The Solar Impulse, Zero Emission Aircraft, Touches Down at JFK
A solar-powered aircraft has completed a history-making cross-country flight, landing at New York's JFK airport.
The Solar Impulse flew out of Dulles International Airport in Washington a little before 5 a.m. Saturday en route to New York City and landed shortly after 11 p.m.
An unexpected tear was found on the left wing of the revolutionary plane earlier Saturday, forcing the aircraft to land three hours ahead of schedule. Officials said neither the pilot nor aircraft appeared to be in danger.
The accelerated schedule forced flight officials to scrap a planned fly-by past the Statue of Liberty and head straight to JFK.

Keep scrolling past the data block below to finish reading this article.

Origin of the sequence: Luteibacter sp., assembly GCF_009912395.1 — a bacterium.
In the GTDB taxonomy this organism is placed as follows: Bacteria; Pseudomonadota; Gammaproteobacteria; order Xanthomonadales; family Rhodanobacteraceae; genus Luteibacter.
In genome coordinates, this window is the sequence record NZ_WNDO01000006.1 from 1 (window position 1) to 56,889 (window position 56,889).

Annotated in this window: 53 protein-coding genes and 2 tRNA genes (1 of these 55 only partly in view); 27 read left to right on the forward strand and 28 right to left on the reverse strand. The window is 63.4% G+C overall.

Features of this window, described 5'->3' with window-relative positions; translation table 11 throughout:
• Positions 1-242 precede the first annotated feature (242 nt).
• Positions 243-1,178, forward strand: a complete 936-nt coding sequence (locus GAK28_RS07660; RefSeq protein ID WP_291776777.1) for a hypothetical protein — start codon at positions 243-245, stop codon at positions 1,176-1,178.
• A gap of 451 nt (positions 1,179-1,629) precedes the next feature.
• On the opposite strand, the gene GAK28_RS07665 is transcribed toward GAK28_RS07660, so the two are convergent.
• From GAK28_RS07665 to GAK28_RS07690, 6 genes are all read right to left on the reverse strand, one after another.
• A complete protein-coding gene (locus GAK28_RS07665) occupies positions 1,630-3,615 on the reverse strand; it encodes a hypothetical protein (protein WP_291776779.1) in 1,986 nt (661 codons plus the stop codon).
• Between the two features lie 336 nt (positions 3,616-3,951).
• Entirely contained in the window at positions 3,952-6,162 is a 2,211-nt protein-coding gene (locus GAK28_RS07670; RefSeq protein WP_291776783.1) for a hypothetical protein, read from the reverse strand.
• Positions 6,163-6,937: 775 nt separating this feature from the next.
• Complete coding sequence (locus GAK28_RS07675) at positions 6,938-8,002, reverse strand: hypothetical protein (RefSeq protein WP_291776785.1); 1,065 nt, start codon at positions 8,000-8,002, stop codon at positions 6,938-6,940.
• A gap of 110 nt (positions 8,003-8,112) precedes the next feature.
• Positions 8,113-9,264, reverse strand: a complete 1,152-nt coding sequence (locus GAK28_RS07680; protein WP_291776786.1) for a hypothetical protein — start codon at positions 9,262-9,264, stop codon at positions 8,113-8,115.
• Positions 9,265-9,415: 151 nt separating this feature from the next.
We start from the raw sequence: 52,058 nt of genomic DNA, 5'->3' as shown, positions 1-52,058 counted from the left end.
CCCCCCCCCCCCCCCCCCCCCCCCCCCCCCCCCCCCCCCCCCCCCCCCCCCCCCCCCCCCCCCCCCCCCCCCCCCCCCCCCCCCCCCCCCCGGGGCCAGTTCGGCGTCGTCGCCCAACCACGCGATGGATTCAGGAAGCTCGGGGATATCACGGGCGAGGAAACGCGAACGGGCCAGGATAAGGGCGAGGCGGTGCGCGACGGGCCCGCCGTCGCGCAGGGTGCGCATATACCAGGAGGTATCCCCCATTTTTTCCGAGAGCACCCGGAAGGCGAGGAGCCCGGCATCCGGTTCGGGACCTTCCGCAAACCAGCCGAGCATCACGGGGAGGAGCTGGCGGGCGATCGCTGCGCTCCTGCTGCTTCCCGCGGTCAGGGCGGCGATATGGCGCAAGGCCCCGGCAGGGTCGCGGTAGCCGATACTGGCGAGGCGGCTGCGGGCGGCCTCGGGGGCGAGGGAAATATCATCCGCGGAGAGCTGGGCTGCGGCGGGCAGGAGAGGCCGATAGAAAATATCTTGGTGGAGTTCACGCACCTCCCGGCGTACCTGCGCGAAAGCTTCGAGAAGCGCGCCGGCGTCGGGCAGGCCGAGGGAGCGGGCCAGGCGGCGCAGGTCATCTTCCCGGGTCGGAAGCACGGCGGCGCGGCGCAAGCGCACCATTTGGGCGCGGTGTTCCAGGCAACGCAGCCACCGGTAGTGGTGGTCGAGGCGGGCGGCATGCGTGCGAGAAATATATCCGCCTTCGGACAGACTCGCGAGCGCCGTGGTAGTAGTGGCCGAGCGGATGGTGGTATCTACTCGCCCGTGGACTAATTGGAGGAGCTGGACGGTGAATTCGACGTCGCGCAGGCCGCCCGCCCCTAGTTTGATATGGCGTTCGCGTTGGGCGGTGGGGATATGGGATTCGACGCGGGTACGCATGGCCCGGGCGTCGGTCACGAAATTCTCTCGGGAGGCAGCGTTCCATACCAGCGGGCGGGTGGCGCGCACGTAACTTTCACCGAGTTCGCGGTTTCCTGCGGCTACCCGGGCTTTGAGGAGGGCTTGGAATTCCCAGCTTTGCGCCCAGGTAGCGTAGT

The aircraft, powered by some 11,000 Solar cells, soars to 30,000 feet while reaching a top speed of 45 mph. The Solar Impulse left San Francisco in early May and has made stopovers in Phoenix, Dallas-Fort Worth, St. Louis, Cincinnati and Dulles.
The Chairman of Solar Impulse is Swiss adventurer Bertrand Piccard. Piccard has helped raise $115 million over the past decade for the project. The project is meant to demonstrate technologies like solar power generation, electricity storage, and the creation and use of ultra lightweight materials. Piccard has said that solar power technologies could be used in commercial flights in as little as five years.